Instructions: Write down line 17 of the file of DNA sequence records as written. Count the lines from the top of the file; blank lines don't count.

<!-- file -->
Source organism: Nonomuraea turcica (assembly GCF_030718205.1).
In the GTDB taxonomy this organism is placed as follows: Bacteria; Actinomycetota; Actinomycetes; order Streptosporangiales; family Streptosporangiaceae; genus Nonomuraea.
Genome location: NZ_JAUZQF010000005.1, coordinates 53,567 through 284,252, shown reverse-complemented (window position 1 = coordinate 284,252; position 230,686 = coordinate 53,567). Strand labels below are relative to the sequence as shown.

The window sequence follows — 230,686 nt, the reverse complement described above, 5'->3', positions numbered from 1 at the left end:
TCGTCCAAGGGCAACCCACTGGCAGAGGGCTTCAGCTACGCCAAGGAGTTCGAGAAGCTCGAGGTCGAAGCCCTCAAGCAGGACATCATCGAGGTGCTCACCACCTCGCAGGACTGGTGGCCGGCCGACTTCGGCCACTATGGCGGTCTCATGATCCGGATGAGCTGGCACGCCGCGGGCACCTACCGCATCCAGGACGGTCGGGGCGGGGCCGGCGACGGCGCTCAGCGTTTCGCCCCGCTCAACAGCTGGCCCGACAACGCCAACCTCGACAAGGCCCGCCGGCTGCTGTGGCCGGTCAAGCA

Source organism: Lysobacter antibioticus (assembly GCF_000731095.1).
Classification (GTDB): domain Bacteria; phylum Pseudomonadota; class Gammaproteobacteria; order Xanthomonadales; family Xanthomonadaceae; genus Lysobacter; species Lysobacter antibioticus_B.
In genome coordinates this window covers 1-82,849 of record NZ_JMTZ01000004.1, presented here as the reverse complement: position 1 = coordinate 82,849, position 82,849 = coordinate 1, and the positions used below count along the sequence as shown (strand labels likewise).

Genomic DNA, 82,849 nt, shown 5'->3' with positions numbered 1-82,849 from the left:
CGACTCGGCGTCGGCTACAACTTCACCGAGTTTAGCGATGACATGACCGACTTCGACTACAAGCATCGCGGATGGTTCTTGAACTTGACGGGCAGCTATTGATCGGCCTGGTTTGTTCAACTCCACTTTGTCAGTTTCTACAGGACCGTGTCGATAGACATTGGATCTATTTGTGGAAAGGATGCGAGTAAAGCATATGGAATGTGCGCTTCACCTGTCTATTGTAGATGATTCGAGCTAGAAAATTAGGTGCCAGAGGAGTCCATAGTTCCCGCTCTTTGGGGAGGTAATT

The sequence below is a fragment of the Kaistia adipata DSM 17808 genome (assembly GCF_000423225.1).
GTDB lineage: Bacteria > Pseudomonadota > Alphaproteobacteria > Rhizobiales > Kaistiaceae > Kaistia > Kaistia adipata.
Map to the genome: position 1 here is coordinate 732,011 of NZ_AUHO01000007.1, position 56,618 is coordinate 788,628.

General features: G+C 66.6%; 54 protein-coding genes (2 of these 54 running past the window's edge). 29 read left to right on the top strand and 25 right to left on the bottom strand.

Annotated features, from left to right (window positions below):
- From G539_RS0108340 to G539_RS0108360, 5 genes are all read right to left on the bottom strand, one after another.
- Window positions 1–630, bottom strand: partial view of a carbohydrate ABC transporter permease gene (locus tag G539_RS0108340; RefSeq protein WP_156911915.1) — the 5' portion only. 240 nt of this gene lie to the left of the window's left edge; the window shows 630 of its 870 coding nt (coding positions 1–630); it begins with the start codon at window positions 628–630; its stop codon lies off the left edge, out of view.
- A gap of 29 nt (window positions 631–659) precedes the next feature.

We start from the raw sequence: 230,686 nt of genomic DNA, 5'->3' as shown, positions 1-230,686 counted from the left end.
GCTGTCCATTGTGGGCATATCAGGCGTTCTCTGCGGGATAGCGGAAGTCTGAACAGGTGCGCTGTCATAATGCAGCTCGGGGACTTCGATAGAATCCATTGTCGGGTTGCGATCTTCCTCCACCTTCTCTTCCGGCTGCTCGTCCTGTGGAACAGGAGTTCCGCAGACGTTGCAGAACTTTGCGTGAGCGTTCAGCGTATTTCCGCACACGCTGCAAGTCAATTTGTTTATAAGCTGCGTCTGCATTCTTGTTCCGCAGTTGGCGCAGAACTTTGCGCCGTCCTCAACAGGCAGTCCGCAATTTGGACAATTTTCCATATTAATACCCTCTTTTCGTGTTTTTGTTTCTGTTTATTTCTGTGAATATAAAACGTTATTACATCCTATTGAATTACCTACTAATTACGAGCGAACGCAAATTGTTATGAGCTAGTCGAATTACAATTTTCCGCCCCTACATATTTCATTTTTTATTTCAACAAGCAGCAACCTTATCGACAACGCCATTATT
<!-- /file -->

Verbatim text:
- Window positions 1–630, bottom strand: partial view of a carbohydrate ABC transporter permease gene (locus tag G539_RS0108340; RefSeq protein WP_156911915.1) — the 5' portion only. 240 nt of this gene lie to the left of the window's left edge; the window shows 630 of its 870 coding nt (coding positions 1–630); it begins with the start codon at window positions 628–630; its stop codon lies off the left edge, out of view.